An Introduction to Assertive Communication

Many people are interested in increasing assertive communication skills to improve a number of areas of life. In my work, I commonly see individuals wanting to improve their relationships at work, romantic partnerships, and with family and friends. Assertive skills can also preserve self–respect while respecting others, can maintain confidence, reduce guilt about one’s decisions, improve conflict resolution, increase empathy and strengthen esteem in one’s own judgement. An assertive style demonstrates being self-assured and confident without being aggressive and is demonstrated by a balance of clear and direct verbal and non-verbal language with active listening, without being vague, vengeful, spiteful or threatening.


Assertive communication is different from passive, aggressive and passive-aggressive communication. When using passive communication, the individual does not stand up for him or herself, lets others take advantage of them, and often do not speak up when something is wrong. Alternatively, aggressive communication disregards the rights of others and often includes interrupting, raising one’s voice, name calling or insulting along with threatening body-language (like hitting a wall or slamming doors). Passive-aggressive communication can be confusing in that the individual may not directly say what he or she needs or express what may be wrong with their words, but will often be spiteful or try to get revenge by punishing others. These communication styles create a disconnect, tension and conflict with others.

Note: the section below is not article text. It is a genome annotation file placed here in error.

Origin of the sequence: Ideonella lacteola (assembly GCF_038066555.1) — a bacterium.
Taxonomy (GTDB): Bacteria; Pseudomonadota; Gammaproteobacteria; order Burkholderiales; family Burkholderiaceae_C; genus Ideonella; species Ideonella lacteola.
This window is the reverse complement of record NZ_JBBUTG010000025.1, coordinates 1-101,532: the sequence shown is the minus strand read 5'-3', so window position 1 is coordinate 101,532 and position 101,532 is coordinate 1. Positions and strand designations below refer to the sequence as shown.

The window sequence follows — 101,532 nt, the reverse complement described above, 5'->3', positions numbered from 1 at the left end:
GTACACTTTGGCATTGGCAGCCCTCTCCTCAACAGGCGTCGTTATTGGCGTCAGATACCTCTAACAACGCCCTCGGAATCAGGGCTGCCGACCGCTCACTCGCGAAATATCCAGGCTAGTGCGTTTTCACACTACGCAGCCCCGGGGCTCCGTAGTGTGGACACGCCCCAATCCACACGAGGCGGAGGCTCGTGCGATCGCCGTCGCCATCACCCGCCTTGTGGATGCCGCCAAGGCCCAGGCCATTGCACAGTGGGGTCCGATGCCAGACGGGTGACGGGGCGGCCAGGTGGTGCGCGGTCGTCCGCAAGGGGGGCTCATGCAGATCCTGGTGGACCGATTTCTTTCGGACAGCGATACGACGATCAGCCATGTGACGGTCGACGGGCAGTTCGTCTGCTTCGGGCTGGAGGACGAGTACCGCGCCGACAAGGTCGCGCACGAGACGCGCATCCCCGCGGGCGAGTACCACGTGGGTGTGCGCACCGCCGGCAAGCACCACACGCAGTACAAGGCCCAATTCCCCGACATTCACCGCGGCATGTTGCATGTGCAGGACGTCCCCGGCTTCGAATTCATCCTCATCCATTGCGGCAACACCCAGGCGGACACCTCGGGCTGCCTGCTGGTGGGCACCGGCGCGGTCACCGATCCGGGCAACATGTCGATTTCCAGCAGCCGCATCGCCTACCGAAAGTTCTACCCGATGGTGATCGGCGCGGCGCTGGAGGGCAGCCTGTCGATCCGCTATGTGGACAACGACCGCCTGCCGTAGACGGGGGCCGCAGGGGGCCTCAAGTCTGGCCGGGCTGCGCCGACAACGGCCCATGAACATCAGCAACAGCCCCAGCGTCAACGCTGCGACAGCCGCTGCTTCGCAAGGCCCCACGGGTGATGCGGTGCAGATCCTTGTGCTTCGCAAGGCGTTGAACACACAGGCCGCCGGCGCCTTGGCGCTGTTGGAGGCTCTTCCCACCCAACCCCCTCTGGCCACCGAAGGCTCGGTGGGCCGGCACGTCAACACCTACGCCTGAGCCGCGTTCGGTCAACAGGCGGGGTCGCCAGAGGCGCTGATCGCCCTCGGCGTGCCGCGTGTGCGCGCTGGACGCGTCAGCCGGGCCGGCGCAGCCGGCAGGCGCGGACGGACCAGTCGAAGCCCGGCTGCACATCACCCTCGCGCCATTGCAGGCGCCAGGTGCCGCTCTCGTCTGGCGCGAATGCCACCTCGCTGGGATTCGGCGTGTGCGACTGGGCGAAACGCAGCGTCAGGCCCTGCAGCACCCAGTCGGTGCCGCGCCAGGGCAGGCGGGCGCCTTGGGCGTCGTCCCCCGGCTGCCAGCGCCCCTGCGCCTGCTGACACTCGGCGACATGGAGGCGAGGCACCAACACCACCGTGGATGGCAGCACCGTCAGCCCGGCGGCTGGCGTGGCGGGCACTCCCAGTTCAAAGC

Assertive communication involves respecting the feelings, needs, wants, and opinions of others, while accepting one’s own needs, allowing compromise in the process. The assertive communicator believes that he or she deserves respect, will not give others permission to take advantage of him or her, and is willing to speak up for what they need. Demonstrating assertive communication balances using words and behavior in a calm, direct and confident manner.


Verbal aspects of assertive communication include using a clear, welcoming tone of voice and statements that are constructed with specific, direct, and cooperative words. It excludes vagueness, raised or soft tones of voice, or insults. Non-verbal aspects of assertive communication include active listening (which involves absence of interruption, and provides reflective statements that demonstrate what one just heard the speaker say), welcoming and mirrored body language, and clear eye-contact.


There are many benefits of assertive communication, which can include improvements in emotional regulation, effective conflict resolution, strong relationships and self-confidence. If you’d like to learn more detailed steps, this website provides an overview with practice exercises. If your needs are more specific and you’re ready to begin applying assertive skills, contact me.